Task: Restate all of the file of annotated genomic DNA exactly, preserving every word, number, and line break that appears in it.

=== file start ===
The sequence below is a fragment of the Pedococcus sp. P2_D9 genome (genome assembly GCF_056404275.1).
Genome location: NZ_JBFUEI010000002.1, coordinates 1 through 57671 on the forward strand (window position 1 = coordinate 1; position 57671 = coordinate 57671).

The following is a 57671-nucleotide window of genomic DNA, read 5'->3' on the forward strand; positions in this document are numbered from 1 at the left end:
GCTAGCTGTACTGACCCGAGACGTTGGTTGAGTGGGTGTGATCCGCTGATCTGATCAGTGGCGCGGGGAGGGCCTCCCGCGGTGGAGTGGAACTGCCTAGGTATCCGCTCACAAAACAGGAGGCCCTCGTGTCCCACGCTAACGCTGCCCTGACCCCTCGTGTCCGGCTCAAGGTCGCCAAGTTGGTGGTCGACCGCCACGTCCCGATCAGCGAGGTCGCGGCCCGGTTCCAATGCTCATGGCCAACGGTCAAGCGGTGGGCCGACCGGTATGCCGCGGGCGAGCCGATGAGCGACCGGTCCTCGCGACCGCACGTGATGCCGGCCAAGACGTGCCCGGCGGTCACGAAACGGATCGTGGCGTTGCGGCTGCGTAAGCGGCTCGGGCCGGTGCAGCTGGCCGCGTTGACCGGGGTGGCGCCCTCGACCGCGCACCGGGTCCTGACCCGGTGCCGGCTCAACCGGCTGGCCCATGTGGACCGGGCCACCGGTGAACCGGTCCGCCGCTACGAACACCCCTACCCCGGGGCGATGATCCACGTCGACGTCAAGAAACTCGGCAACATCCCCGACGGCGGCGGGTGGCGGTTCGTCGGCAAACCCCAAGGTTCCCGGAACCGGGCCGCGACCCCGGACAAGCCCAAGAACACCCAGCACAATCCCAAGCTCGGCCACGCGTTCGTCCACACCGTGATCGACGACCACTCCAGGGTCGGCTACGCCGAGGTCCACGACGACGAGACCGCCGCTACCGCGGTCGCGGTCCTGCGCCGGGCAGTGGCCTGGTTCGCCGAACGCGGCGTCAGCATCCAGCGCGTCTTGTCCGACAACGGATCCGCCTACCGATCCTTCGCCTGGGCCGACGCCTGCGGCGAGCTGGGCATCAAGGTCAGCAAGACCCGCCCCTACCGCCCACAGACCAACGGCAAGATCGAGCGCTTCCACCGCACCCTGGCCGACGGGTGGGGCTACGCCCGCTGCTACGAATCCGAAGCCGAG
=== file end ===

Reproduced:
The sequence below is a fragment of the Pedococcus sp. P2_D9 genome (genome assembly GCF_056404275.1).
Genome location: NZ_JBFUEI010000002.1, coordinates 1 through 57671 on the forward strand (window position 1 = coordinate 1; position 57671 = coordinate 57671).

The following is a 57671-nucleotide window of genomic DNA, read 5'->3' on the forward strand; positions in this document are numbered from 1 at the left end:
GCTAGCTGTACTGACCCGAGACGTTGGTTGAGTGGGTGTGATCCGCTGATCTGATCAGTGGCGCGGGGAGGGCCTCCCGCGGTGGAGTGGAACTGCCTAGGTATCCGCTCACAAAACAGGAGGCCCTCGTGTCCCACGCTAACGCTGCCCTGACCCCTCGTGTCCGGCTCAAGGTCGCCAAGTTGGTGGTCGACCGCCACGTCCCGATCAGCGAGGTCGCGGCCCGGTTCCAATGCTCATGGCCAACGGTCAAGCGGTGGGCCGACCGGTATGCCGCGGGCGAGCCGATGAGCGACCGGTCCTCGCGACCGCACGTGATGCCGGCCAAGACGTGCCCGGCGGTCACGAAACGGATCGTGGCGTTGCGGCTGCGTAAGCGGCTCGGGCCGGTGCAGCTGGCCGCGTTGACCGGGGTGGCGCCCTCGACCGCGCACCGGGTCCTGACCCGGTGCCGGCTCAACCGGCTGGCCCATGTGGACCGGGCCACCGGTGAACCGGTCCGCCGCTACGAACACCCCTACCCCGGGGCGATGATCCACGTCGACGTCAAGAAACTCGGCAACATCCCCGACGGCGGCGGGTGGCGGTTCGTCGGCAAACCCCAAGGTTCCCGGAACCGGGCCGCGACCCCGGACAAGCCCAAGAACACCCAGCACAATCCCAAGCTCGGCCACGCGTTCGTCCACACCGTGATCGACGACCACTCCAGGGTCGGCTACGCCGAGGTCCACGACGACGAGACCGCCGCTACCGCGGTCGCGGTCCTGCGCCGGGCAGTGGCCTGGTTCGCCGAACGCGGCGTCAGCATCCAGCGCGTCTTGTCCGACAACGGATCCGCCTACCGATCCTTCGCCTGGGCCGACGCCTGCGGCGAGCTGGGCATCAAGGTCAGCAAGACCCGCCCCTACCGCCCACAGACCAACGGCAAGATCGAGCGCTTCCACCGCACCCTGGCCGACGGGTGGGGCTACGCCCGCTGCTACGAATCCGAAGCCGAG